Library Hours
Monday to Friday: 9 a.m. to 9 p.m.
Saturday: 9 a.m. to 5 p.m.
Sunday: 1 p.m. to 9 p.m.
Naper Blvd. 1 p.m. to 5 p.m.

LEADER 00000nam  2200337Ka 4500 
006    m        d         
007    cr cn--------- 
008    170905s2017    nyu     s     000 0 eng d 
020    9781620972397 (electronic bk) 
037    67991FFF-2F1B-48CB-91BD-17B8701C1E02|bOverDrive, Inc.
       |nhttp://www.overdrive.com 
040    TEFOD|cTEFOD 
100 1  Simon, Bryant. 
245 14 The hamlet fire|h[Overdrive electronic resource] :|bA 
       Tragic Story of Cheap Food, Cheap Government, and Cheap 
       Lives.|cBryant Simon. 
260    |c2017. 
300    1 online resource 
336    text|btxt|2rdacontent 
337    computer|bc|2rdamedia 
338    online resource|bcr|2rdacarrier 
520    "It is testament to Simon's reportorial instincts and 
       research that he has found this sprawling. . . story in 
       the detritus of that now-forgotten fire. His trail from 
       that day through poultry economics to a core of new 
       American values is captivating and brilliantly conceived, 
       and will provide readers with insights into our current 
       national politics."—The Washington Post For decades,
       the small, quiet town of Hamlet, North Carolina, thrived 
       thanks to the railroad. But by the 1970s, it had become a 
       postindustrial backwater, a magnet for businesses 
       searching for cheap labor with little or almost no 
       official oversight. One of these businesses was Imperial 
       Food Products. The company paid its workers a dollar above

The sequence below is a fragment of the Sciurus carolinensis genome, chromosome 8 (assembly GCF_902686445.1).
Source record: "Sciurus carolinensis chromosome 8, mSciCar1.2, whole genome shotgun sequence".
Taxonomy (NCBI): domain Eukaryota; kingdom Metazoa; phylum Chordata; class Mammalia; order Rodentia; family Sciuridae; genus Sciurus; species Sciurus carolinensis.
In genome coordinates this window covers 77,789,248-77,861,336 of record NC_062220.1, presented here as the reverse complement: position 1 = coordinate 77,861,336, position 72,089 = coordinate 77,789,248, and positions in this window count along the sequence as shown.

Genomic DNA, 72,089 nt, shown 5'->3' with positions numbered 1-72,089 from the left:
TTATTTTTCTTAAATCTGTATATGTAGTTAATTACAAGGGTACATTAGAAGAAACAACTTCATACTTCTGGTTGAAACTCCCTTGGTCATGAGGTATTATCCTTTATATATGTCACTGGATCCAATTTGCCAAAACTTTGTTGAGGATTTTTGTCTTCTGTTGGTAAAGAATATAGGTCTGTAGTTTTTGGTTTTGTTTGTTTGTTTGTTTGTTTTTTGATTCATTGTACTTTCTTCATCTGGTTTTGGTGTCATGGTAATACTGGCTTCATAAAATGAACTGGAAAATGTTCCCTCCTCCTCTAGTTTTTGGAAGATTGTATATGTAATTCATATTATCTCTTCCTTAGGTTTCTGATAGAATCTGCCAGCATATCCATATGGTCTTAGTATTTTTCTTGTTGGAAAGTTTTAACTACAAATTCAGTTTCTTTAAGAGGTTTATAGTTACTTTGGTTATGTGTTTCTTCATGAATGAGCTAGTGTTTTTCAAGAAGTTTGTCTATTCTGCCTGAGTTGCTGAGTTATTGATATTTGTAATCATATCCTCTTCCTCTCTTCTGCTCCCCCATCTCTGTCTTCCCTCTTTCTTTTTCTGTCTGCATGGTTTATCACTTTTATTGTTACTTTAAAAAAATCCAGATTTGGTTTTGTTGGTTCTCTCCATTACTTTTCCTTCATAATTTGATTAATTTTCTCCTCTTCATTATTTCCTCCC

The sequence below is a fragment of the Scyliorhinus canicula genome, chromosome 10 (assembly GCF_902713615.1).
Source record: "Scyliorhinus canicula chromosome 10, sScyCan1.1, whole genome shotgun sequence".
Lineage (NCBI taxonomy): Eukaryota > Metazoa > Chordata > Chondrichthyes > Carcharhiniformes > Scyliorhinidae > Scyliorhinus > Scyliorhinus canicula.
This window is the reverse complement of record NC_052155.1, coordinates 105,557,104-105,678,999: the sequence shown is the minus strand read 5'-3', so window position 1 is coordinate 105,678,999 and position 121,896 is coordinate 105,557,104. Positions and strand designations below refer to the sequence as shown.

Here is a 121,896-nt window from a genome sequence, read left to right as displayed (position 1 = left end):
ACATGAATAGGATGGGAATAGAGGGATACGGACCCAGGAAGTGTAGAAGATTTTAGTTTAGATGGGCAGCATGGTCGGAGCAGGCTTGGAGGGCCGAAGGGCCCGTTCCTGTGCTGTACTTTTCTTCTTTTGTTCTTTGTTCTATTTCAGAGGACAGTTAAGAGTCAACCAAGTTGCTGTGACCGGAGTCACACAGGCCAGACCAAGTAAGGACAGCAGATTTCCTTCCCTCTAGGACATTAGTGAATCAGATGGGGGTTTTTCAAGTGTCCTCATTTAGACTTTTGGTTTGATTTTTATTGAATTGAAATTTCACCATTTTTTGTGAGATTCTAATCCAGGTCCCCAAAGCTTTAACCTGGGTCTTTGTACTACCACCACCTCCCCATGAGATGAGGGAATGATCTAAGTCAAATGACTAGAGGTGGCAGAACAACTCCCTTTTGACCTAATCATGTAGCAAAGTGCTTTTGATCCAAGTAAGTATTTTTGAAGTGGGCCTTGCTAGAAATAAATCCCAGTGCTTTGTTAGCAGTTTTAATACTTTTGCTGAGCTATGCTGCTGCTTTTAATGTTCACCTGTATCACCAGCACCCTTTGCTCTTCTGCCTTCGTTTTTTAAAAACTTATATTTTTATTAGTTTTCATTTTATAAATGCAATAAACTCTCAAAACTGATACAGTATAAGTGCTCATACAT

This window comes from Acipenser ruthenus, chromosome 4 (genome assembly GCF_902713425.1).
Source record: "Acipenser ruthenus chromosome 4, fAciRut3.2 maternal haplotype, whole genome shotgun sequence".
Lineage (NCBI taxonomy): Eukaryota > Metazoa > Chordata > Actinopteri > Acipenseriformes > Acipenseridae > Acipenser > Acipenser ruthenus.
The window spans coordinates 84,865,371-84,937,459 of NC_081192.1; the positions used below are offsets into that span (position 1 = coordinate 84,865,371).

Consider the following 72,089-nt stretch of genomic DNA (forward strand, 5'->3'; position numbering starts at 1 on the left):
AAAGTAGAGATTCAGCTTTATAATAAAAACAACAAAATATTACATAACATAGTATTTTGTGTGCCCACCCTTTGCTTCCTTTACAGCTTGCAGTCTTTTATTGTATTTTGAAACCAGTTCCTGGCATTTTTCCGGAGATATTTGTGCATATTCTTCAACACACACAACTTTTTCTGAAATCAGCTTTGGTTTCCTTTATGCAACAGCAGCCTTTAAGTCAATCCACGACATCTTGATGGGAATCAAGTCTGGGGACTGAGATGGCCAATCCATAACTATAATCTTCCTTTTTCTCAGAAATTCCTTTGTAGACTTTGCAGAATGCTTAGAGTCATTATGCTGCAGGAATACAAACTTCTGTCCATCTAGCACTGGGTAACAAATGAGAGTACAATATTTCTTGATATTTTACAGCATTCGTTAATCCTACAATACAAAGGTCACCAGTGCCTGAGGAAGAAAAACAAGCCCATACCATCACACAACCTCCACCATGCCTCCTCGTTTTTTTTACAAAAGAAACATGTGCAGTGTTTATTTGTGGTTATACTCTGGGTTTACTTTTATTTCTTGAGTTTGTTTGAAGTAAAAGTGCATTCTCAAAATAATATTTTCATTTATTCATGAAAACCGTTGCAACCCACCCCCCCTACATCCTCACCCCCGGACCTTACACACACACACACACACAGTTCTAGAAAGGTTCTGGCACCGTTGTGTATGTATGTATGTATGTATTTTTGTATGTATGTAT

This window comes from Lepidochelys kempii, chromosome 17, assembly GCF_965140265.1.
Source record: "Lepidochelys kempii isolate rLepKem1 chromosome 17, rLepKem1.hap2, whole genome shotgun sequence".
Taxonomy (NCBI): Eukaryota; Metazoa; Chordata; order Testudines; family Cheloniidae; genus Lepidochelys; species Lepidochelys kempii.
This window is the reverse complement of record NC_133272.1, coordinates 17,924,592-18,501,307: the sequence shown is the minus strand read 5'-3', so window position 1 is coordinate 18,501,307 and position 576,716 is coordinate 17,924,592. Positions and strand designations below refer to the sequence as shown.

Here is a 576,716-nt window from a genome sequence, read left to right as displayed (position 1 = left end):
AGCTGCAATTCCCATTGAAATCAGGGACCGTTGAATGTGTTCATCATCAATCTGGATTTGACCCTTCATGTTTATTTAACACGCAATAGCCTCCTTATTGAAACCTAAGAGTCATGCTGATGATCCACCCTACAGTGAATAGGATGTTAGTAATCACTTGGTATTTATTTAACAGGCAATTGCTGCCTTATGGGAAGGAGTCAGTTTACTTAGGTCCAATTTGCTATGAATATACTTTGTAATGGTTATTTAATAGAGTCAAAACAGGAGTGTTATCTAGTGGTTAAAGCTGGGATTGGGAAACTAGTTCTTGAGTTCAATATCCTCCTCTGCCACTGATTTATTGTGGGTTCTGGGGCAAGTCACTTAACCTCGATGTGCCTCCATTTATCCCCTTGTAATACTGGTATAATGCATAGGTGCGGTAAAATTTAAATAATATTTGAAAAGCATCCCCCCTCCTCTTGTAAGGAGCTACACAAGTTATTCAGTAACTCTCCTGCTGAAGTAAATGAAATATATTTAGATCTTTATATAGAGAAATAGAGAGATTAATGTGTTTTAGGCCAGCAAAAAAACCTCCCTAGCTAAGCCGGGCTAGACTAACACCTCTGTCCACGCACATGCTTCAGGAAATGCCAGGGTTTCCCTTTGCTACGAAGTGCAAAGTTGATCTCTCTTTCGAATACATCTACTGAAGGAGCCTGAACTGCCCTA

the minimum wage to stand in pools of freezing water for 
       hours on end, scraping gobs of fat off frozen chicken 
       breasts before they got dipped in battered and fried into 
       golden brown nuggets and tenders. If a worker complained 
       about the heat or the cold or missed a shift to take care 
       of their children or went to the bathroom too often they 
       were fired. But they kept coming back to work because 
       Hamlet was a place where jobs were scarce. Then, on the 
       morning of September 3, 1991, the day after Labor Day, 
       this factory that had never been inspected burst into 
       flame. Twenty-five people—many of whom were black 
       women with children, living on their own—perished 
       that day behind the plant's locked and bolted doors. 
       Eighty years after the Triangle Shirtwaist Fire, 
       industrial disasters were supposed to have been a thing of
       the past. After spending several years talking to local 
       residents, state officials, and survivors of the fire, 
       award-winning historian Bryant Simon has written a vivid, 
       potent, and disturbing social autopsy of this town, this 
       factory, and this time that shows how cheap labor, cheap 
       government, and cheap food came together in a way that was
       bound for tragedy. 
533    Electronic reproduction.|bLaVergne :|cThe New Press,
       |d2017.|nRequires OverDrive Read (file size: N/A KB) or 
       Adobe Digital Editions (file size: 3870 KB) or Kobo app or
       compatible Kobo device (file size: N/A KB) or Amazon 
       Kindle (file size: N/A KB). 
655  7 Electronic books.|2local 
776 1  |cOriginal|z9781620972380 
856 4  |3Excerpt|uhttps://samples.overdrive.com/?crid=67991fff-
       2f1b-48cb-91bd-17b8701c1e02&.epub-sample.overdrive.com
       |zSample 
856 4  |3Image|uhttps://img1.od-cdn.com/ImageType-100/6852-1/
       %7B67991FFF-2F1B-48CB-91BD-17B8701C1E02%7DImg100.jpg
       |zLarge cover image 
856 4  |3Thumbnail|uhttps://img1.od-cdn.com/ImageType-200/6852-1/
       %7B67991FFF-2F1B-48CB-91BD-17B8701C1E02%7DImg200.jpg
       |zThumbnail cover image 
856 40 |uhttp://link.overdrive.com/?websiteID=81&titleID=3281730
       |zClick to access digital title.